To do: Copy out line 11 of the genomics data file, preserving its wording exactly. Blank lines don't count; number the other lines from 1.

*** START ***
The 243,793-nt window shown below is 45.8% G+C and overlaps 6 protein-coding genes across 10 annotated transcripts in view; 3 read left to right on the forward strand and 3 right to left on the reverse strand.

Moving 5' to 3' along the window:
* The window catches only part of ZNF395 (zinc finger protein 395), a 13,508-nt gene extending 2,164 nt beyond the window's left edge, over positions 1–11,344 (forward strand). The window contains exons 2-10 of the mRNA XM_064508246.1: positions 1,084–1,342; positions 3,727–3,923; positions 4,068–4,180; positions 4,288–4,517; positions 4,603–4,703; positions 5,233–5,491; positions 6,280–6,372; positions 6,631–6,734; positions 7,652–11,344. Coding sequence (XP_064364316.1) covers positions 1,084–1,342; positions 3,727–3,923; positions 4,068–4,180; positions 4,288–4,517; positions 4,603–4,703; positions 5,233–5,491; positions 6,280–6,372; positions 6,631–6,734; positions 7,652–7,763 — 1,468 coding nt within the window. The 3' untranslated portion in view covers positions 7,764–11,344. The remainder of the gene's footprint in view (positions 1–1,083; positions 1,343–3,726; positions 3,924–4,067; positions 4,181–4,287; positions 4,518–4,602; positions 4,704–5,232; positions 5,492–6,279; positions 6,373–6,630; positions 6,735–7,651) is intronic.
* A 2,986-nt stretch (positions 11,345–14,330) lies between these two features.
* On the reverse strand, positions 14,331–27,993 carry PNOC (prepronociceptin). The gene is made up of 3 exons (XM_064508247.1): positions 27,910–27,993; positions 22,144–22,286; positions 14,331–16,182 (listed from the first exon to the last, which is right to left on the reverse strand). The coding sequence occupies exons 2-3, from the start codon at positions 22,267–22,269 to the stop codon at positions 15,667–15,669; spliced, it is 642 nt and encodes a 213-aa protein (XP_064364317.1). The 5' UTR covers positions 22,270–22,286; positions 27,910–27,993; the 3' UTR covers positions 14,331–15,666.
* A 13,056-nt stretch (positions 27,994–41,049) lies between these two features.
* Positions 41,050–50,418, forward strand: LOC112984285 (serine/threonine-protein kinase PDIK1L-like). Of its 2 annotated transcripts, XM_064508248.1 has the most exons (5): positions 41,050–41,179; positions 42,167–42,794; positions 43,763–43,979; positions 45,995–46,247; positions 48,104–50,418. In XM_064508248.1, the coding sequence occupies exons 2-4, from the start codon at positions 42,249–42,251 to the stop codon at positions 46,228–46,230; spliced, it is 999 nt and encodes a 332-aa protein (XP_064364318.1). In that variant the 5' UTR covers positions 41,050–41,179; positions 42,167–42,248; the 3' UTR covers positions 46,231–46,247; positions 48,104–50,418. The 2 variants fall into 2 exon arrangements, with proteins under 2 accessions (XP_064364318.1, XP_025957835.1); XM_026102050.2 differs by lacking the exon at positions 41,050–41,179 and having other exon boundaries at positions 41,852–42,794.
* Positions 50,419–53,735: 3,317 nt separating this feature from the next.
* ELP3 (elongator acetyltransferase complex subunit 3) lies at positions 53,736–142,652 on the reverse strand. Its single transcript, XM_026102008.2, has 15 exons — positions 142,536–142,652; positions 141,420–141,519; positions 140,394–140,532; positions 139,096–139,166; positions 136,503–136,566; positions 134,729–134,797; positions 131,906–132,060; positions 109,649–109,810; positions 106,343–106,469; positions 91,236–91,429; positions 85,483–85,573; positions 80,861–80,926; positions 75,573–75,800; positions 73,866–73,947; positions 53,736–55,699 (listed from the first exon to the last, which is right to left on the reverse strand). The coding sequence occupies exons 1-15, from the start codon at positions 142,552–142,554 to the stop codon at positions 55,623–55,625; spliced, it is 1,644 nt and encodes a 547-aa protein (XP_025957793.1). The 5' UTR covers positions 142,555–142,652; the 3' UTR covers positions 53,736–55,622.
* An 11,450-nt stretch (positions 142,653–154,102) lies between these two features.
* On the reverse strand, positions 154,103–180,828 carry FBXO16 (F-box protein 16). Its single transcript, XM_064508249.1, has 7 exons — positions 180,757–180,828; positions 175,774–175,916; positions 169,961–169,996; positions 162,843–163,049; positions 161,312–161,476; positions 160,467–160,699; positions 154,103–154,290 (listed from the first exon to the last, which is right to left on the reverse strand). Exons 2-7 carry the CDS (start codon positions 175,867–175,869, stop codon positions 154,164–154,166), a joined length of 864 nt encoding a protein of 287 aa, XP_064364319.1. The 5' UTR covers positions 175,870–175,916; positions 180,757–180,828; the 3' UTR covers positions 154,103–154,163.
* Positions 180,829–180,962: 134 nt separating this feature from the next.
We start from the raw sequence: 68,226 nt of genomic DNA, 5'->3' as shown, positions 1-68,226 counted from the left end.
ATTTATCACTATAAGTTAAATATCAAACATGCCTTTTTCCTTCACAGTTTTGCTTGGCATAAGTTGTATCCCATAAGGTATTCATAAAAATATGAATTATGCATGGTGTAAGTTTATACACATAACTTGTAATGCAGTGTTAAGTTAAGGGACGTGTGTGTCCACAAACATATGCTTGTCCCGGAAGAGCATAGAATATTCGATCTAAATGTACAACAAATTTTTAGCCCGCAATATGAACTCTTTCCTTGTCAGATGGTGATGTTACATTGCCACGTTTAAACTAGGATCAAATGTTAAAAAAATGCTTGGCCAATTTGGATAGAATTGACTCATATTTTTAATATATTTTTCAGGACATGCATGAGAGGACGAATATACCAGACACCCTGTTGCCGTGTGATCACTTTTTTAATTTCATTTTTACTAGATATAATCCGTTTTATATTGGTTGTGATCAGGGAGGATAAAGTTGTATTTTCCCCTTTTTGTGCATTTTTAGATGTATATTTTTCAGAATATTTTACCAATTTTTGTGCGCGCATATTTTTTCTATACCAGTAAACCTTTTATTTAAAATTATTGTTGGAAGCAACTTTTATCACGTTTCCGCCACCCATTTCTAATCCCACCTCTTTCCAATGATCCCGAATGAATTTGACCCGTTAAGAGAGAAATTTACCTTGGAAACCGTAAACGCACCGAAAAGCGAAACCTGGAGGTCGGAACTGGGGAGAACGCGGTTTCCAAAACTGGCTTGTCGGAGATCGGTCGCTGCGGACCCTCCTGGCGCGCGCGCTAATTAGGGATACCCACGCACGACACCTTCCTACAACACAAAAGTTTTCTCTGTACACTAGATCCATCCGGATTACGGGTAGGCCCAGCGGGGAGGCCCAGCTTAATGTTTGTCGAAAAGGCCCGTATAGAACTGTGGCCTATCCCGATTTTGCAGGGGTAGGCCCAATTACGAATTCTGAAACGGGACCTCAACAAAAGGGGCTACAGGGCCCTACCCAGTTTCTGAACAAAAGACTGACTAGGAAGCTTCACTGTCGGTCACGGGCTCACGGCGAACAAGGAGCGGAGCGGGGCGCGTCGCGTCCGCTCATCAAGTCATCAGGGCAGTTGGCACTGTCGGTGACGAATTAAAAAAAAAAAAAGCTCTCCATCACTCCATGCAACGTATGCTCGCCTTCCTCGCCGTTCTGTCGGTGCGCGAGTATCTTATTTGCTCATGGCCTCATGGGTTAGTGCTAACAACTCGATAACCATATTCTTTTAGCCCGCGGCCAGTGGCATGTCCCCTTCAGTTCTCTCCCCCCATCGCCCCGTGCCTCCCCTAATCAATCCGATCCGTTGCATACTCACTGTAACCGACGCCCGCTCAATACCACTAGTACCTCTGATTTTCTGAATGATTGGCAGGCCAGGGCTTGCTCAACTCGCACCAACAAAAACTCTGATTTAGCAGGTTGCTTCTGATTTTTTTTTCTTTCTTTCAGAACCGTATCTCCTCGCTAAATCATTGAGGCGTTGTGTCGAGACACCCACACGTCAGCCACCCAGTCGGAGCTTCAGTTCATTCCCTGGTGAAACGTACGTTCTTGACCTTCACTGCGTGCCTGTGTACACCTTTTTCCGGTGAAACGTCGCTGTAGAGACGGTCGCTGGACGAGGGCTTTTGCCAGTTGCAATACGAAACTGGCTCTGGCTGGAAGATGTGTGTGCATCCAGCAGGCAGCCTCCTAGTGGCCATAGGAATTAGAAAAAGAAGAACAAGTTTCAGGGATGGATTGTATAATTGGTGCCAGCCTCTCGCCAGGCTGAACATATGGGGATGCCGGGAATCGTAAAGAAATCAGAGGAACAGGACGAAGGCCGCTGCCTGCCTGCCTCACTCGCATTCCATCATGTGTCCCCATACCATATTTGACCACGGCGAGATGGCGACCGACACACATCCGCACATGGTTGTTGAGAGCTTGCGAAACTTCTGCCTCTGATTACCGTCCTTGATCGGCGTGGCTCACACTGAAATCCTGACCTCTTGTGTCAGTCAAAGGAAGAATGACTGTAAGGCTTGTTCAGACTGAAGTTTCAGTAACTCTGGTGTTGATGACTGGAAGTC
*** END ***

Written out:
* On the reverse strand, positions 154,103–180,828 carry FBXO16 (F-box protein 16). Its single transcript, XM_064508249.1, has 7 exons — positions 180,757–180,828; positions 175,774–175,916; positions 169,961–169,996; positions 162,843–163,049; positions 161,312–161,476; positions 160,467–160,699; positions 154,103–154,290 (listed from the first exon to the last, which is right to left on the reverse strand). Exons 2-7 carry the CDS (start codon positions 175,867–175,869, stop codon positions 154,164–154,166), a joined length of 864 nt encoding a protein of 287 aa, XP_064364319.1. The 5' UTR covers positions 175,870–175,916; positions 180,757–180,828; the 3' UTR covers positions 154,103–154,163.